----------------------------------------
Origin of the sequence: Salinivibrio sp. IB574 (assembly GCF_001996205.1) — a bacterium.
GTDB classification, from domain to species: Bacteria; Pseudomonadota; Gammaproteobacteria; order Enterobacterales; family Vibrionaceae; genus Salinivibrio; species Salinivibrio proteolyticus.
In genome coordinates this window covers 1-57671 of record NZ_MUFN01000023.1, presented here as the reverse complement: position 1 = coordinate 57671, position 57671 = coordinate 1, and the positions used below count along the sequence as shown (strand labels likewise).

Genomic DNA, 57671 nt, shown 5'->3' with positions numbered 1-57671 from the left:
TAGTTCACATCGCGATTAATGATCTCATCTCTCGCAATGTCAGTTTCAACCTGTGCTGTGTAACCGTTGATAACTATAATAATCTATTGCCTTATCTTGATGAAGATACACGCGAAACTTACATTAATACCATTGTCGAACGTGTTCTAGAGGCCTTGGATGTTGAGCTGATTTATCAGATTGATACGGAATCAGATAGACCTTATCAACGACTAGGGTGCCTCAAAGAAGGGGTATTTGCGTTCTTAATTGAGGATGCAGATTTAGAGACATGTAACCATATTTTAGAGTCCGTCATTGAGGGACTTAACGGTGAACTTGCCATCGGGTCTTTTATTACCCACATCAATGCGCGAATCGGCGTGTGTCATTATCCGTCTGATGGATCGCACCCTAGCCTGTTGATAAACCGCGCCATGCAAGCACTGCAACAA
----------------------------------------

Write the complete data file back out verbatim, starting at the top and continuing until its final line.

Origin of the sequence: Salinivibrio sp. IB574 (assembly GCF_001996205.1) — a bacterium.
GTDB classification, from domain to species: Bacteria; Pseudomonadota; Gammaproteobacteria; order Enterobacterales; family Vibrionaceae; genus Salinivibrio; species Salinivibrio proteolyticus.
In genome coordinates this window covers 1-57671 of record NZ_MUFN01000023.1, presented here as the reverse complement: position 1 = coordinate 57671, position 57671 = coordinate 1, and the positions used below count along the sequence as shown (strand labels likewise).

Genomic DNA, 57671 nt, shown 5'->3' with positions numbered 1-57671 from the left:
TAGTTCACATCGCGATTAATGATCTCATCTCTCGCAATGTCAGTTTCAACCTGTGCTGTGTAACCGTTGATAACTATAATAATCTATTGCCTTATCTTGATGAAGATACACGCGAAACTTACATTAATACCATTGTCGAACGTGTTCTAGAGGCCTTGGATGTTGAGCTGATTTATCAGATTGATACGGAATCAGATAGACCTTATCAACGACTAGGGTGCCTCAAAGAAGGGGTATTTGCGTTCTTAATTGAGGATGCAGATTTAGAGACATGTAACCATATTTTAGAGTCCGTCATTGAGGGACTTAACGGTGAACTTGCCATCGGGTCTTTTATTACCCACATCAATGCGCGAATCGGCGTGTGTCATTATCCGTCTGATGGATCGCACCCTAGCCTGTTGATAAACCGCGCCATGCAAGCACTGCAACAA